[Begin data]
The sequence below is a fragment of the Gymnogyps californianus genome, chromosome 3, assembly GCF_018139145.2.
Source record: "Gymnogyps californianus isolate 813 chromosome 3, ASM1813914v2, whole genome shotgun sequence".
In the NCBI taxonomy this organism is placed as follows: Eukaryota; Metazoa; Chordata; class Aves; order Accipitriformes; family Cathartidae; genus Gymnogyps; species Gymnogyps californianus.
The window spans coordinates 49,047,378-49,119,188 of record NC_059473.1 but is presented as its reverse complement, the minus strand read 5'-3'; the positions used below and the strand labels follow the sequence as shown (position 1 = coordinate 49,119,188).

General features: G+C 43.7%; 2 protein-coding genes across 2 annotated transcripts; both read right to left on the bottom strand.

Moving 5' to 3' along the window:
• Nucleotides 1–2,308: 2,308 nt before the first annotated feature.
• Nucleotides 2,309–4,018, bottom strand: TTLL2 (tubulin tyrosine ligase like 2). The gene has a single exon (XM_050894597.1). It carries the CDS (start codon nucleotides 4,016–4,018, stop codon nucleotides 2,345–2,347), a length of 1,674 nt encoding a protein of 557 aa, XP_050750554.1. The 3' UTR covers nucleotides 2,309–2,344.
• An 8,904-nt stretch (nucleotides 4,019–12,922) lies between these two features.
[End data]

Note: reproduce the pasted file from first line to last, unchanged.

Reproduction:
The sequence below is a fragment of the Gymnogyps californianus genome, chromosome 3, assembly GCF_018139145.2.
Source record: "Gymnogyps californianus isolate 813 chromosome 3, ASM1813914v2, whole genome shotgun sequence".
In the NCBI taxonomy this organism is placed as follows: Eukaryota; Metazoa; Chordata; class Aves; order Accipitriformes; family Cathartidae; genus Gymnogyps; species Gymnogyps californianus.
The window spans coordinates 49,047,378-49,119,188 of record NC_059473.1 but is presented as its reverse complement, the minus strand read 5'-3'; the positions used below and the strand labels follow the sequence as shown (position 1 = coordinate 49,119,188).

General features: G+C 43.7%; 2 protein-coding genes across 2 annotated transcripts; both read right to left on the bottom strand.

Moving 5' to 3' along the window:
• Nucleotides 1–2,308: 2,308 nt before the first annotated feature.
• Nucleotides 2,309–4,018, bottom strand: TTLL2 (tubulin tyrosine ligase like 2). The gene has a single exon (XM_050894597.1). It carries the CDS (start codon nucleotides 4,016–4,018, stop codon nucleotides 2,345–2,347), a length of 1,674 nt encoding a protein of 557 aa, XP_050750554.1. The 3' UTR covers nucleotides 2,309–2,344.
• An 8,904-nt stretch (nucleotides 4,019–12,922) lies between these two features.